Dr. Chekhov’s patients: Suvorin and Leskov

Early in 1892, Chekhov bought a modest estate in Melikhovo, forty miles south of Moscow. In March, he moved there from Moscow together with his parents and sister, and would live in Melikhovo until 1899. From time to time, he would take the train to visit Moscow and even St. Petersburg: most of his work was then published in Novoye Vremya (“New Time”), Alexei Suvorin’s Petersburg-based journal.

In the fall of 1892, Suvorin complained of bouts of dizziness and general ill health. Writing back, Chekhov dismissed his publisher’s concerns as symptoms of old age rather than any specific, life-threatening disease. Apparently, Suvorin was not convinced. Chekhov took the overnight train from Moscow to St. Petersburg on October 30 and examined Suvorin in person. When the two met face to face, the 32-year-old doctor talked the 58-year-old patient out of his morbid anxiety. In the long run, life proved Chekhov right: Suvorin would live for almost twenty more years. He died in August 1912 aged 77.

Chekhov examined another man of letters during his stay in St. Petersburg. It was Nikolai Leskov, an author Chekhov deeply respected and possibly even regarded as a mentor. Leskov, 61, believed that he was seriously ill but was convinced that his disease was not sufficiently understood by doctors. Chekhov agreed with the former but not so much with the latter. He told a friend (if the friend’s memory can be trusted), “Yes, he [Leskov] has no more than a year to live.” In his Nov. 5 letter – still from St. Petersburg – to Dr. Obolonsky, a Moscow acquaintance, Chekhov contrasted the cases of Suvorin and Leskov:

Suvorin staggered in the street two or three times; he was frightened and wrote me a dreary and hopeless letter. Now he has calmed down; apparently, he is perfectly healthy and has forgotten about his dizzy spells…

I’m going to St. Pete again before Christmastide. Would you like to go for a ride together [with me]? You would then treat Leskov, who is very ill…

However, as Donald Rayfield remarks in his biography, Chekhov “reassured” Leskov, probably downplaying the threat and trying to cheer up the old man. Most likely, it was in line with the basic tenets of the profession: do not make things worse. Clearly, Leskov harbored no illusions about his condition – it was not the case of a patient blissfully unaware of his imminent demise. However, telling him bluntly “no more than a year” would have been a case – literally – of brutal honesty, and could have shortened what little time was still available to him.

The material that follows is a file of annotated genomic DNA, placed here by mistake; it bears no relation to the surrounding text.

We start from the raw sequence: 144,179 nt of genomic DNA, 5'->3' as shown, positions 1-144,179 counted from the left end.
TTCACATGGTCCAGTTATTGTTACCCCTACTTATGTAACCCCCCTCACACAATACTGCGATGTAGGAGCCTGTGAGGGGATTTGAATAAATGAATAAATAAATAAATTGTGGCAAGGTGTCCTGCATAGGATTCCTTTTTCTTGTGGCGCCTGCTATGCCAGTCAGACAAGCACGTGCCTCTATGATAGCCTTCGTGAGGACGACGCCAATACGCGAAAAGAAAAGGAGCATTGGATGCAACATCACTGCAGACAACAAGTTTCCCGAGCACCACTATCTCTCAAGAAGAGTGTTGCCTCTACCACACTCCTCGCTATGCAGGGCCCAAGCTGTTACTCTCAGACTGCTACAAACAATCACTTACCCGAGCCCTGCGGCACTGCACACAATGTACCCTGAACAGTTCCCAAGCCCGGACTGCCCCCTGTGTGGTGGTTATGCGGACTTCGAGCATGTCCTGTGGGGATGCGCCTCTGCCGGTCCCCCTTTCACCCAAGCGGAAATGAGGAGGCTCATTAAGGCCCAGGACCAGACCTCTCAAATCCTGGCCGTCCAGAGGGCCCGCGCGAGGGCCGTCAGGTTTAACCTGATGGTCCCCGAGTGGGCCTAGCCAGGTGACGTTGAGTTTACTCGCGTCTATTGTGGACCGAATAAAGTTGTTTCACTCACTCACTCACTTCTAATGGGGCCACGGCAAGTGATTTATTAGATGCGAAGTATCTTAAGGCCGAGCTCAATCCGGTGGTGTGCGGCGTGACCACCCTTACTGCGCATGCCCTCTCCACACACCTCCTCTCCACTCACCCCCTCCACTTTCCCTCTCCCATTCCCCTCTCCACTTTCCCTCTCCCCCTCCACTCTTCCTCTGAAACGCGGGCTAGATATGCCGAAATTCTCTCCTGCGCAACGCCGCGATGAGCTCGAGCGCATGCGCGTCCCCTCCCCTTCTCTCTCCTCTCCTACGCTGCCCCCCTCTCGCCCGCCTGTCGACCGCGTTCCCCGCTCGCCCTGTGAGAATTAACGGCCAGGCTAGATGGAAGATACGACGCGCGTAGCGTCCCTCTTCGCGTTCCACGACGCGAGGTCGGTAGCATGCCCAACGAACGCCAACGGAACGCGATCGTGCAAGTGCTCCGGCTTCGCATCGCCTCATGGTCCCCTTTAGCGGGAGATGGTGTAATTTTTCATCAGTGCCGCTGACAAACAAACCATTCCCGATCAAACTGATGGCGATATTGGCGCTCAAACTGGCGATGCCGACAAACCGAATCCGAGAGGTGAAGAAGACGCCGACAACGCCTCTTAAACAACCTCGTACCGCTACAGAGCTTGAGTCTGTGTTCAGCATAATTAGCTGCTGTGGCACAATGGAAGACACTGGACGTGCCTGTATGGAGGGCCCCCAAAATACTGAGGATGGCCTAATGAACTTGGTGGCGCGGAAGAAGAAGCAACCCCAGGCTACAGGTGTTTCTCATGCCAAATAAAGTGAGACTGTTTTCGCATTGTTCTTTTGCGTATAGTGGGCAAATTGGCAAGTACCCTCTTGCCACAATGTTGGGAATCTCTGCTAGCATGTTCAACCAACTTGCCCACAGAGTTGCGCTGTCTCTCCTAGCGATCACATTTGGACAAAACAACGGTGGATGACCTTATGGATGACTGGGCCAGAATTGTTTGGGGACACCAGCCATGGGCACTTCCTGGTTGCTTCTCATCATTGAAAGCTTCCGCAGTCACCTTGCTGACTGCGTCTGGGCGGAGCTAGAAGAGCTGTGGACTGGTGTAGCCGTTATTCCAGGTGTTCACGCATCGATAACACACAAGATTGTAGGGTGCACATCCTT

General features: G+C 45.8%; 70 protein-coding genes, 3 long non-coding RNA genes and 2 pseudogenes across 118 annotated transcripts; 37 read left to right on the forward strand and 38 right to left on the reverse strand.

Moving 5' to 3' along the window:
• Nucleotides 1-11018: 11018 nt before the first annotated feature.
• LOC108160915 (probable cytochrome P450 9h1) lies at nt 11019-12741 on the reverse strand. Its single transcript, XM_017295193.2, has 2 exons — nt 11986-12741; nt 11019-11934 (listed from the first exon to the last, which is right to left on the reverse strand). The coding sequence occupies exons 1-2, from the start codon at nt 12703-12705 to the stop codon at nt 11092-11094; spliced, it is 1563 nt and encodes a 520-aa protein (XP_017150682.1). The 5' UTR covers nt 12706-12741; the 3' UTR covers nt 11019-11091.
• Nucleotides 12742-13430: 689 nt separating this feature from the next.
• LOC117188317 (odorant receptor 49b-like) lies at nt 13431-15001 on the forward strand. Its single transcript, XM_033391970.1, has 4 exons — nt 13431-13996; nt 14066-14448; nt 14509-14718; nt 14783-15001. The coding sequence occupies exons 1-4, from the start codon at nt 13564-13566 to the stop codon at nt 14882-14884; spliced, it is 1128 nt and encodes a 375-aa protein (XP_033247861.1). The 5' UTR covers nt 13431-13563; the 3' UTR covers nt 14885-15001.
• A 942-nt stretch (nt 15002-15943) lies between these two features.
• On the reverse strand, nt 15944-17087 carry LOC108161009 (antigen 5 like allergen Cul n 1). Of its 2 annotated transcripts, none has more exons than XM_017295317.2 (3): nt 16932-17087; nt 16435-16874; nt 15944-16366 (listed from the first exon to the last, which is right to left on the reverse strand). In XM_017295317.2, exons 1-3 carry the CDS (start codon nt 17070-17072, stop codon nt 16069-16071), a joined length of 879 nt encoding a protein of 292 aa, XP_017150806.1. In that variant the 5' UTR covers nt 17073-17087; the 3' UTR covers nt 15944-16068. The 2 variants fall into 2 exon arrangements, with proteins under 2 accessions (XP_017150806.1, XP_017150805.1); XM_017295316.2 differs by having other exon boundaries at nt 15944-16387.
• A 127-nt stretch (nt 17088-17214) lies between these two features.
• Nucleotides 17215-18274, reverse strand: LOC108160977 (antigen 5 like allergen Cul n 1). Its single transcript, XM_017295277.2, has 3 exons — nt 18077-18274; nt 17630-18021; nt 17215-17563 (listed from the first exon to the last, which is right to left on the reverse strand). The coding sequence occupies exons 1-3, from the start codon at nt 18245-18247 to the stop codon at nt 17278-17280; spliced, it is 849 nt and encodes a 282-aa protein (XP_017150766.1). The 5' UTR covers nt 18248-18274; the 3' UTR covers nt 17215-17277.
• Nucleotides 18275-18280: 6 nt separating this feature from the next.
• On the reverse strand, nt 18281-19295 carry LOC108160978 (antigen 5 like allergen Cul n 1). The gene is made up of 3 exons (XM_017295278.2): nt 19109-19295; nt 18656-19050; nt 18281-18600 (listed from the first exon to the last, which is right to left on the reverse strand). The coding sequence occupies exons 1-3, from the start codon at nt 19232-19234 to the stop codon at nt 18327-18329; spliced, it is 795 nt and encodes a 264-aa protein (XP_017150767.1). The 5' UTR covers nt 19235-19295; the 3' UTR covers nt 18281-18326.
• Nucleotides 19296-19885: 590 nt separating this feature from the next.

Anyway, Chekhov’s assurances failed to improve Leskov’s view of his prospects. Two weeks later, Leskov had a notary witness his will. Then, early in December 1892, he wrote an unofficial testament to his friends. Its largest section was an appeal to take care of an orphaned girl Leskov had informally adopted. The opening request, however, was for autopsy on his body, to determine the cause of his heart disease. All the doctors, wrote Leskov, had assured him there were no pathological changes in his heart.

When Leskov died, Chekhov wrote (in a letter to Suvorin) that Leskov’s claim had been wrong: the doctors knew well what was going on with his heart but concealed it from him. Perhaps Chekhov generalized from his own experience but I’d offer that the best practice at the time was to avoid disclosing the diagnosis to the patient if the disclosure could aggravate his condition.

Was it the best course in Leskov’s case? He lived for more than two years after being examined by Chekhov and died of bronchitis, having suffered for years from ischemia, which manifested itself as angina pectoris (or pectoralis). At autopsy, “obesity of the heart” was detected (fatty infiltration perhaps?), making the pathologists wonder why it had not provoked a deadly pulmonary edema.

Living on borrowed time in those final years, Leskov wrote his last and probably the most sophisticated and cryptic novella. Its title is puzzling to the modern Russian ear but the primary intended meaning, I believe, is close to The Hiding Place of a Hare or The Hare’s (or Hares’) Hiding Place; less literally, The Hare in Hiding. Leskov did not insist on publishing the story immediately, since it was vulnerable to accusations of religious heterodoxy and censors would insist on revisions and excisions. It was only published after the February revolution, in 1917.

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